The Wellsprings of Violence – Part III
This is the final part of a Sermon delivered by Richard Wiener, who experienced the Holocaust first hand as a Jewish child in his native Germany. Richard is a Ritual Elder in the ManKind Project.
Unitarian Universalist Church of Silver Spring, Maryland
August 28, 2011
So what relevance might my story have for our lives today?
The question of why people hate us and want to harm us has been posed many times since 9/11. Among the answers I often hear is that we are hated out of envy of our standard of living. If only! I suggest that this answer obscures far more profound causes of — if not hatred, then at least deep resentment and anger. For the first time, through modern technology, people in Third World countries can see with their own eyes how we in the West live, and experience resentment at the contrast with their own — often abject – poverty. For us, the Crusades may be half forgotten ancient history . . . but, when George W. Bush described our incursion into Iraq as a “crusade”, Arabs were reminded that it was they who once were called “infidels”, and slaughtered accordingly. We in the West may have forgotten the Spanish conquistadors, but Latin Americans remember who drained their territory of its silver and gold, and left poverty and submission in their wake. We may tell ourselves that ending colonialism after World War II liberated the peoples of Africa and Asia . . . but they know that the economic exploitation of their countries continues to this day, with the collusion of despotic leaders whom it has often served us to install or even to provide with arms.
And if and when they don’t remember, those same leaders are only too ready to tell them whom to blame for the abject conditions under which many of them live.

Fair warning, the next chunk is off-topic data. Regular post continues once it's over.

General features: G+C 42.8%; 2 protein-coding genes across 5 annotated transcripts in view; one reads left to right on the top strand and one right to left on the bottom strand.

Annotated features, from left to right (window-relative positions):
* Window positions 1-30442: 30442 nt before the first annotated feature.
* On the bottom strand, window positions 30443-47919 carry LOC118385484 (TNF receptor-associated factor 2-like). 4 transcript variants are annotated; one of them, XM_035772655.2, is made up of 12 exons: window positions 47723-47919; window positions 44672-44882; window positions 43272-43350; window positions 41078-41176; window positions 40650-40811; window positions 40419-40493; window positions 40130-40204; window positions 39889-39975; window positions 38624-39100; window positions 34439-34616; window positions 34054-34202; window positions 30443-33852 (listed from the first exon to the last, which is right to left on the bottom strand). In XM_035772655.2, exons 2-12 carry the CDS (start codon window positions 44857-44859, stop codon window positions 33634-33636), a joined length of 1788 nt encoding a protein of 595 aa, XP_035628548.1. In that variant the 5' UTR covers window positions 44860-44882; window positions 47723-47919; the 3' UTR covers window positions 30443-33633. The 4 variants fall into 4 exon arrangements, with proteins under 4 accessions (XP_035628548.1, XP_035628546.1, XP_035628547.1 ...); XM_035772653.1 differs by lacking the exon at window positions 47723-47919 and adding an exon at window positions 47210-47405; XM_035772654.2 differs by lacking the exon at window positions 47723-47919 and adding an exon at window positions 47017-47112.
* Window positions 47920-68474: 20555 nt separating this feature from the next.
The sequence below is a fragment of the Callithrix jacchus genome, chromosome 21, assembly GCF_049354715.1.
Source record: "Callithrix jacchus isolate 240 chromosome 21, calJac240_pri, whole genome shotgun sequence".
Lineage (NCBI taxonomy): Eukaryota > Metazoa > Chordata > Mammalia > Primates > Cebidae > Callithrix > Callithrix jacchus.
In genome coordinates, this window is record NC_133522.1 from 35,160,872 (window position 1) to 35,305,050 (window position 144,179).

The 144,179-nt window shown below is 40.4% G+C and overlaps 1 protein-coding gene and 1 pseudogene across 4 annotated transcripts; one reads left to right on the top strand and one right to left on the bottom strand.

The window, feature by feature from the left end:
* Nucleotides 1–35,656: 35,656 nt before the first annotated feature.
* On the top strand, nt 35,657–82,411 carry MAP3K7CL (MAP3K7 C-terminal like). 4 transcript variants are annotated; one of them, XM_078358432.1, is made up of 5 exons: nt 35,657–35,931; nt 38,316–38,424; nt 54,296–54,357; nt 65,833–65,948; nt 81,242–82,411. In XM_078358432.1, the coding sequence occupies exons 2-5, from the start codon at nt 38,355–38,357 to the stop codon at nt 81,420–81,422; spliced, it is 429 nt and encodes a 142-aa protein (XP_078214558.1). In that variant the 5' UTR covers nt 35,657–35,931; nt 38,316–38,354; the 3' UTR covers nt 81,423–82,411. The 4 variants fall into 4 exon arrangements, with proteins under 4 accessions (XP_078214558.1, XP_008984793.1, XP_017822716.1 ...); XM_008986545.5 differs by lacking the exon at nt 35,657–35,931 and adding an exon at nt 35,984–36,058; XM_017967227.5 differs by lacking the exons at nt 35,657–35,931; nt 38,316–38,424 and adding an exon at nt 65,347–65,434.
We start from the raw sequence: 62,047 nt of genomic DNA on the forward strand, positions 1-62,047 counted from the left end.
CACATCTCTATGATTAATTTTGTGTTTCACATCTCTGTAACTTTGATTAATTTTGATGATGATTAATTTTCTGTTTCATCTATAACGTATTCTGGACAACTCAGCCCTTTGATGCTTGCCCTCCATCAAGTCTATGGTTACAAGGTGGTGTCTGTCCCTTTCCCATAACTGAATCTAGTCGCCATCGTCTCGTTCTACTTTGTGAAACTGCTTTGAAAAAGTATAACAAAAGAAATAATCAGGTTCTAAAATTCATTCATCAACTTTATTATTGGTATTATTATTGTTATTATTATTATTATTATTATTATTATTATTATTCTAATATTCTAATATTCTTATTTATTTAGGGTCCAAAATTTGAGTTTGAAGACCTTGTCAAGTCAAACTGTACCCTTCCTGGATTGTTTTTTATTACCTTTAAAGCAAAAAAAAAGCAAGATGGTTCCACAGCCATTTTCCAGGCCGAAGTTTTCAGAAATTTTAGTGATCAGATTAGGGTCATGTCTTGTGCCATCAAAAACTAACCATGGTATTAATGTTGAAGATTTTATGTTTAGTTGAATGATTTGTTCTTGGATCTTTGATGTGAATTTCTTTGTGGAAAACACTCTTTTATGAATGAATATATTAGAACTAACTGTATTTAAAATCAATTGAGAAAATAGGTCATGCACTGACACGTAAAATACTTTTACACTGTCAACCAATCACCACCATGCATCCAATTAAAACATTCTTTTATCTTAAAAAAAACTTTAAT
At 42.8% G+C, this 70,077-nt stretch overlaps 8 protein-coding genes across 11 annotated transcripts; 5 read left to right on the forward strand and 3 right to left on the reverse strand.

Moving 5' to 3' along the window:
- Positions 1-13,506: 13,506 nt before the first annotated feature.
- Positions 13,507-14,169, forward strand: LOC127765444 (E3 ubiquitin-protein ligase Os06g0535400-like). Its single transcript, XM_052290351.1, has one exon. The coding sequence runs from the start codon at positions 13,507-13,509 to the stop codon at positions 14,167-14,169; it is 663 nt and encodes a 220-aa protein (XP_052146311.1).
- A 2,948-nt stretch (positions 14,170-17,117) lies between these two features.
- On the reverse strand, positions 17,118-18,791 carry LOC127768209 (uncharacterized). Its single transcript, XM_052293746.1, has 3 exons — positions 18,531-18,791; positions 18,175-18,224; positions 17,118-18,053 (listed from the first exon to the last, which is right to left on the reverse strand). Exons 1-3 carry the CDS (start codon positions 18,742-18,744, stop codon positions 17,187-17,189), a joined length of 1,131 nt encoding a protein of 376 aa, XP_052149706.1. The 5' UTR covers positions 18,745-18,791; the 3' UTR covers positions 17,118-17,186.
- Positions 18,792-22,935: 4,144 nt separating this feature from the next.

And given that awareness, is it really so surprising that the accumulated sense of injustice and suppressed rage is now being released, hatred against the West is being stirred up in madrassas, and young men without a future are being seduced into becoming suicide bombers?
Or is this a case of chickens coming home to roost?
And what has been our response to the acting out of the release of this explosive rage? Predictably, in both Europe and in this country, the Muslim has become an object of fear, of suspicion, and for projections of the worst kind. For some, Muslims have become the ”Jews” of our time. Just recall the uproar when, about a year ago, a community center was to be built by a Muslim developer a few blocks from Ground Zero. And then ask yourself: what’s your gut reaction when you see a woman with a head scarf, or a swarthy man with a turban and a full beard . . . going through airport security? Do even you have to remind yourself not to default to stereotyping?
I know from my own experience what it is like to be singled out for special scrutiny, to be considered guilty until proven innocent. And when I see minority men and women singled out in this way – I cringe. And no doubt most of you do as well.